Urine Specimen Handling Guidelines
Labels Include the patient name and identification on labels. Make sure that the information on the container label and the requisition match. If the collection container is used for transport, the label should be placed on the container and not on the lid, since the lid can be mistakenly placed on a different container. Ensure that the labels used on the containers are adherent under refrigerated conditions.
Volume Ensure that there is sufficient volume to fill the tubes and/or perform the tests. Underfilling or overfilling containers with preservatives may affect specimen-to-additive ratios.
Collection Date and Time Include collection time and date on the specimen label. This will confirm that the collection was done correctly. For timed specimens, verify start and stop times of collection. Document the time at which the specimen was received in the laboratory for verification of proper handling and transport after collection.
Collection Method The method of collection should be checked when the specimen is received in the laboratory to ensure the type of specimen submitted meets the needs of the test ordered. An example of an optimum specimen/test match would be a first morning specimen for urinalysis and microscopic examination.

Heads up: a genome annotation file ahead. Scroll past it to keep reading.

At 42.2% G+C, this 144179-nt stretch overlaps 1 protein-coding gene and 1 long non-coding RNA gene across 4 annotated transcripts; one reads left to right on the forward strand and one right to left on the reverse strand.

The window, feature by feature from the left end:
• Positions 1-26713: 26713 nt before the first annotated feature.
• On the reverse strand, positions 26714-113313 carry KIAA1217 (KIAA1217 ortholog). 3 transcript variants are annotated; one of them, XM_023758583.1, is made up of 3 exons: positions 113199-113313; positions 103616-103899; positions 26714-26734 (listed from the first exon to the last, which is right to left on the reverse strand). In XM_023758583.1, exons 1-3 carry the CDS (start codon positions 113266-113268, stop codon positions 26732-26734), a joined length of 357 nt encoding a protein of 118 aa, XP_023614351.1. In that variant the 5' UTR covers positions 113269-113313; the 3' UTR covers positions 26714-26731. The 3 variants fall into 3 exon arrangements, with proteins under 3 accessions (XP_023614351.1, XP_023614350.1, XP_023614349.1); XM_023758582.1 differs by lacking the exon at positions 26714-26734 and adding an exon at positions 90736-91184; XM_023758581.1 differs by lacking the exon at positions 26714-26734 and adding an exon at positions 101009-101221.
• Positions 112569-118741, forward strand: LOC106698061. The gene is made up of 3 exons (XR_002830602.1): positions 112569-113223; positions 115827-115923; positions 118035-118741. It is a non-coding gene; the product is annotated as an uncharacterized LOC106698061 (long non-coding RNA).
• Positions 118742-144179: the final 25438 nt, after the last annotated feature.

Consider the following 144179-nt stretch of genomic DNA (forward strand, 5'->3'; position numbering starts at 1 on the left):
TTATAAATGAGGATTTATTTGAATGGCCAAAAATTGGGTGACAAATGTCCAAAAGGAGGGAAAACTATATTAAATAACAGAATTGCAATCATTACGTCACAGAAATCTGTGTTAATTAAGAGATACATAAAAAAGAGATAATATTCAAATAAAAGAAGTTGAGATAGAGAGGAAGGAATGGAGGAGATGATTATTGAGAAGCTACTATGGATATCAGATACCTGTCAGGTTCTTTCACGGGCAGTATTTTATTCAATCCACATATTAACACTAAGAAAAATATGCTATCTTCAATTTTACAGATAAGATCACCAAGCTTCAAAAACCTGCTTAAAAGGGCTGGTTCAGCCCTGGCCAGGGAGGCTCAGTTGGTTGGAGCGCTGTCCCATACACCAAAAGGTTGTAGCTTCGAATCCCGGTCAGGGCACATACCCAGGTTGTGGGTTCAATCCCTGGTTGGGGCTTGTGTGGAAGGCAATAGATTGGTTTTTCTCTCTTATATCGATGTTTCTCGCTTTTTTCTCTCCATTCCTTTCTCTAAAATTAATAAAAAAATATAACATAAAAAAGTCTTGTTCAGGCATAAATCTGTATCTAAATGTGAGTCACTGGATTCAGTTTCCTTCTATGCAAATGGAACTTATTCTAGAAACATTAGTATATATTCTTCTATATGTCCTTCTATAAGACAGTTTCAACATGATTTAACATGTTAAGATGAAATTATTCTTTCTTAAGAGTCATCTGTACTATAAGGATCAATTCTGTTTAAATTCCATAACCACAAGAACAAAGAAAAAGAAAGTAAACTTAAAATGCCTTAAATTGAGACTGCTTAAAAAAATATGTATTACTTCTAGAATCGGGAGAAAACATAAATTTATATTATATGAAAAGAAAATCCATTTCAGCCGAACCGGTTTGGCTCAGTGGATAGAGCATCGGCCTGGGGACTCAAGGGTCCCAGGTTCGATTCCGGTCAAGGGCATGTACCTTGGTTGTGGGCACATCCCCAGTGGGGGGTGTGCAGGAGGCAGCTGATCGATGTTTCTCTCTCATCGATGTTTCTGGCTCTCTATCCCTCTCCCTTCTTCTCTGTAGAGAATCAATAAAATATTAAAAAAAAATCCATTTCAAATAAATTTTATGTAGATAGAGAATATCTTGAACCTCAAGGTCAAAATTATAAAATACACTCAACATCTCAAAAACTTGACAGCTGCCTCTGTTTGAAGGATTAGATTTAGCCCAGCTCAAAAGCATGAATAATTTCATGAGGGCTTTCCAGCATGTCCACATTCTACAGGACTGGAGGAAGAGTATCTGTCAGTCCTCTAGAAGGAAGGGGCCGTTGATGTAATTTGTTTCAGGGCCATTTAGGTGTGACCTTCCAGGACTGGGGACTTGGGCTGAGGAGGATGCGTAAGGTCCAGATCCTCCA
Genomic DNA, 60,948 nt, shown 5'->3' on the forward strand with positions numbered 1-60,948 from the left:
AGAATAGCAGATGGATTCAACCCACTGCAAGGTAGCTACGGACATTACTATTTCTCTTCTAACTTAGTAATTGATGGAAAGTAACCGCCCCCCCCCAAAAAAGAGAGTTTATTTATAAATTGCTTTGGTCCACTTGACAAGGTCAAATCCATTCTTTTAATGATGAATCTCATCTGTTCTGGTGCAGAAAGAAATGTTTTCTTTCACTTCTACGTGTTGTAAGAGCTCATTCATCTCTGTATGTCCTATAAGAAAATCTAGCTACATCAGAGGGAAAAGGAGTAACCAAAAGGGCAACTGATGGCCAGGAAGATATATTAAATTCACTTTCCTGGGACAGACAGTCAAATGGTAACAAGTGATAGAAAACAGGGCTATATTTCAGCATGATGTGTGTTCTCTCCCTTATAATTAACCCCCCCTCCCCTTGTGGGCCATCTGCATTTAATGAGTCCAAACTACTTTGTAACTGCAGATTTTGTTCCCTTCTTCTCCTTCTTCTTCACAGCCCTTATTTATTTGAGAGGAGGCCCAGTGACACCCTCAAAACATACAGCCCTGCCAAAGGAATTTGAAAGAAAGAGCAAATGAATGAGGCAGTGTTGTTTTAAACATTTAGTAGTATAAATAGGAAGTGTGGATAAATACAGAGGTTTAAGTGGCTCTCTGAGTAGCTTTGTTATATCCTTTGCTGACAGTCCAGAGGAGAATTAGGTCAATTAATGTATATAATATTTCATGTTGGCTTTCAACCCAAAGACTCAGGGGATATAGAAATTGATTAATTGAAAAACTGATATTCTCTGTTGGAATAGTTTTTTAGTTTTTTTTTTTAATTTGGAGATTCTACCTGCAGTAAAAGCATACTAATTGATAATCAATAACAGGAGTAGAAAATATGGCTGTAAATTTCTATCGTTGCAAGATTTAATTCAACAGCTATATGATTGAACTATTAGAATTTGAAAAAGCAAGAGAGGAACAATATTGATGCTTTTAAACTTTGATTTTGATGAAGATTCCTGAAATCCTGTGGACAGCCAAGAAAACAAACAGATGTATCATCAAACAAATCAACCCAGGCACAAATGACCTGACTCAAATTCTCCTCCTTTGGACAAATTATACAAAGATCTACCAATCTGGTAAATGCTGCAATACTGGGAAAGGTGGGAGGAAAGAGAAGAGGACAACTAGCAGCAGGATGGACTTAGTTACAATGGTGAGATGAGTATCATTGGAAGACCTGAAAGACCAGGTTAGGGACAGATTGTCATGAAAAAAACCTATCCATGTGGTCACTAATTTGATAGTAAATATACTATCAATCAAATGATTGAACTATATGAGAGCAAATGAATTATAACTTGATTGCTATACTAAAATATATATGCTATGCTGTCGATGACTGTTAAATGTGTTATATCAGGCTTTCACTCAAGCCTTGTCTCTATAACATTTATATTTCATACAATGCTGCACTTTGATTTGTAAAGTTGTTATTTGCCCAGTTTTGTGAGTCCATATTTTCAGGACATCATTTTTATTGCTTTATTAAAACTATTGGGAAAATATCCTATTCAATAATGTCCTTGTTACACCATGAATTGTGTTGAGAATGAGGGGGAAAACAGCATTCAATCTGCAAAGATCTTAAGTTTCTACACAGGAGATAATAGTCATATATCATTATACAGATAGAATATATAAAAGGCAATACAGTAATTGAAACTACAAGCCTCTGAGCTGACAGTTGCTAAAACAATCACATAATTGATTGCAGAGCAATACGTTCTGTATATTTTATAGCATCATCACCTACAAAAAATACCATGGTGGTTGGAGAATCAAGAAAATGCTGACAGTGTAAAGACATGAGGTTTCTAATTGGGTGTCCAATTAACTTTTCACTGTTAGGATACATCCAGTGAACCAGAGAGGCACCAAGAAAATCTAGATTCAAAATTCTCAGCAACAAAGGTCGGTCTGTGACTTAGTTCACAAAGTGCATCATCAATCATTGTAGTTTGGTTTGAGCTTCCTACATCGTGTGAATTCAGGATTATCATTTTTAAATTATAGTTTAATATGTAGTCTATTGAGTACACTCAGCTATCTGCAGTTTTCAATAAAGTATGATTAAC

Proper Preservation Check if there is a chemical preservative present or if the specimen has not been refrigerated for greater than two hours post collection. After accepting the test request, ensure that the method of preservation used is appropriate for the selected test. If the correct preservative was not used the test cannot be conducted.
Light Protection Verify that specimens submitted for testing of light-sensitive analytes are collected in containers that protect the specimen from light. This is a glimpse into the complexity of proper urine collection and handling. Since a variety of urine collection procedures and applications exist today, it becomes critical to understand how, when and where things can go wrong. As the trend toward more home-based testing and less invasive methods continues, urine will become one of the most useful specimen types collected for clinical assessment.
NCCLS GP-16A2, Volume 21, No. 19, Urinalysis and Collection, Transportation, and Preservation of Urine Specimens; Approved Guideline-Second Edition, p. 4-21.
Journal of Clinical Microbiology, Oct. 1983, Evaluation of Liquid and Lyophilized Preservatives for Urine Culture, p.912-916.
Memorandum of Understanding Between the United States Environmental Protection Agency and the American Hospital Association, Created July 30, 1998, Sec. 3.2.